“The rest is silence” is perhaps the most famous of the famous last words uttered by a fictional character, but the rest wasn’t silent because Horatio and Prince Fortinbras kept talking after Hamlet died. I’ve always found that kind of amusing but it also made me think about the nature of silence.
Authors are always told to engage all the senses of the reader. One sense that can be enhanced in fiction is hearing. Not the reader hearing characters talking to each other or the overt sounds that characters’ make or hear. Authors have that kind of hearing down pat.
Often characters experience silence–as in a conversation stopper, or a stunned silence, or just enjoying silence in a room or in nature. The phrase “silence is golden” is said to date from Ancient Egypt and was translated from German by Thomas Carlyle for his novel, Sartar Resartus, in which a character expounds on the virtues of silence. More telling is that we tend to shorten it from a longer phrase: “speech is silver; silence is golden.” So if we want to think about it in terms of enriching a scene, if speech is silver, then the greater value of silence can be exploited to enhance the interaction between characters or a character with her environment.
When I take a break from work, I like to walk around the yard and I always marvel at the silence of where I live–kind of on the edge of town with little traffic and a creek that draws birds and other critters, and all the cats, most of them feral and living in their secret nooks and crannies. But then the silence becomes even more magical when isolated sounds come through–a dog bark, a bird call, another bird calling, a scampering squirrel, a cat fight, a school bell in the distance, a turkey gobble, the rattle of a bicycle, a car rolling several blocks away, a mumble of voices from somewhere, the underlying rumble of traffic on the busy highway between San Francisco and Sacramento.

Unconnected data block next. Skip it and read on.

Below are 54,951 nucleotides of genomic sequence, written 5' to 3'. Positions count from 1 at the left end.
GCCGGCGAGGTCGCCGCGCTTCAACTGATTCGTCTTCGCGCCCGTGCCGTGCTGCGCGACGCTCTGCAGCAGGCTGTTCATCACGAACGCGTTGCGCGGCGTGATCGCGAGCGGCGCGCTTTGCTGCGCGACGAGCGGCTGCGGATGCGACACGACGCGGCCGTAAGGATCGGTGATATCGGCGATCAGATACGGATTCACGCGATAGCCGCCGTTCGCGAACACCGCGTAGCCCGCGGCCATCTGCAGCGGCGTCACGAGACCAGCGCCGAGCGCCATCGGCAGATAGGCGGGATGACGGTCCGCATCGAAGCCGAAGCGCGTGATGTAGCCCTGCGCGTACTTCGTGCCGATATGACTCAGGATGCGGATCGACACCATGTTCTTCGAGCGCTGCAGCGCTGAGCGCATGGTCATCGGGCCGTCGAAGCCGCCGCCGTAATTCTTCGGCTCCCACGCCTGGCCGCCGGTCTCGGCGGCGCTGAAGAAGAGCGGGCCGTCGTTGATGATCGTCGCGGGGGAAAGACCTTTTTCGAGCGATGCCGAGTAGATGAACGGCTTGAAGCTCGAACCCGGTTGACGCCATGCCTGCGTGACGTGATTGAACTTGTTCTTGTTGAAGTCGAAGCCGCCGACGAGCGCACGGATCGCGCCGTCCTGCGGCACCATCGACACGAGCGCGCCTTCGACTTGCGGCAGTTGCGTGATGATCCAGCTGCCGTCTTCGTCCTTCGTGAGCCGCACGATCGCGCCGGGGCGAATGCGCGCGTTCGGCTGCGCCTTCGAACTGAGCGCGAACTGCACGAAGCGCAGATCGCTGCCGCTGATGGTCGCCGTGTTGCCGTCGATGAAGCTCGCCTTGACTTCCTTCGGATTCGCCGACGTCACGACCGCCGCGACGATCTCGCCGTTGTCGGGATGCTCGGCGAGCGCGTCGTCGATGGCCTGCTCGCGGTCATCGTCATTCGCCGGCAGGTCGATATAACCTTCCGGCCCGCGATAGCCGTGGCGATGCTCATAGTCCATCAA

I feel like I’m a part of a secret world of sounds–muted, isolated, clear, unexpected. I’m reminded that silence isn’t really silence, it’s just not talking or moving around and making noise. And the peace that people experience from having a silent moment–whether in nature or relaxing inside–often comes from the noises they’re suddenly able to hear because they get caught up in the magic of a world that’s always around them but they never take the time hear.
John Cage wrote a composition entitled 4′33″. It’s for any instrument or any combination of instruments. The score instructs the performers not to play during the three movements of the work. In other words, just sit in silence for four minutes and thirty-three seconds. The work is also known as Silence. But it’s anything but silent. The purpose is for the audience to become aware of the noises around them and these noises are actually the performance.
I’ve sat through several performances of 4’33″ through the years and have enjoyed watching the audience as they gradually get into the spirit of the performance and cock their heads or look around as they hear the sounds coming from different parts of the hall. The lucky ones feel the magic.
So the next time your characters experience silence, take a moment to think, is it really silence or an opportunity to engage the reader’s ears and maybe create a moment of magic for them.